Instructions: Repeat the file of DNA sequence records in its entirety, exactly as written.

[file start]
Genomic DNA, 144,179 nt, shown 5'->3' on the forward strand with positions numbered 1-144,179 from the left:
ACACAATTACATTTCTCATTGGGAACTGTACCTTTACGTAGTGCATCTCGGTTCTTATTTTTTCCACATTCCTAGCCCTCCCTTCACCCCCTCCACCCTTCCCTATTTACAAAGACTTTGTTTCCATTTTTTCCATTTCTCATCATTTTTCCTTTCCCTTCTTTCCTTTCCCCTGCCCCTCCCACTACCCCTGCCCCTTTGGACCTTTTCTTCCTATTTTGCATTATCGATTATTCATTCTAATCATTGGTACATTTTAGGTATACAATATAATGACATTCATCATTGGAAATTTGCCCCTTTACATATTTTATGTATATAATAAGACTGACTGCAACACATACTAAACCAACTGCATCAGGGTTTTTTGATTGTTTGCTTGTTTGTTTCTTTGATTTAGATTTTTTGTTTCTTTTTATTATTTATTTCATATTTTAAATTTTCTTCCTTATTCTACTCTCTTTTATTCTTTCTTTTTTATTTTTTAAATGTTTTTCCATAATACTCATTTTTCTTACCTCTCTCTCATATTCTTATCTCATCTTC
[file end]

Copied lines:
Genomic DNA, 144,179 nt, shown 5'->3' on the forward strand with positions numbered 1-144,179 from the left:
ACACAATTACATTTCTCATTGGGAACTGTACCTTTACGTAGTGCATCTCGGTTCTTATTTTTTCCACATTCCTAGCCCTCCCTTCACCCCCTCCACCCTTCCCTATTTACAAAGACTTTGTTTCCATTTTTTCCATTTCTCATCATTTTTCCTTTCCCTTCTTTCCTTTCCCCTGCCCCTCCCACTACCCCTGCCCCTTTGGACCTTTTCTTCCTATTTTGCATTATCGATTATTCATTCTAATCATTGGTACATTTTAGGTATACAATATAATGACATTCATCATTGGAAATTTGCCCCTTTACATATTTTATGTATATAATAAGACTGACTGCAACACATACTAAACCAACTGCATCAGGGTTTTTTGATTGTTTGCTTGTTTGTTTCTTTGATTTAGATTTTTTGTTTCTTTTTATTATTTATTTCATATTTTAAATTTTCTTCCTTATTCTACTCTCTTTTATTCTTTCTTTTTTATTTTTTAAATGTTTTTCCATAATACTCATTTTTCTTACCTCTCTCTCATATTCTTATCTCATCTTC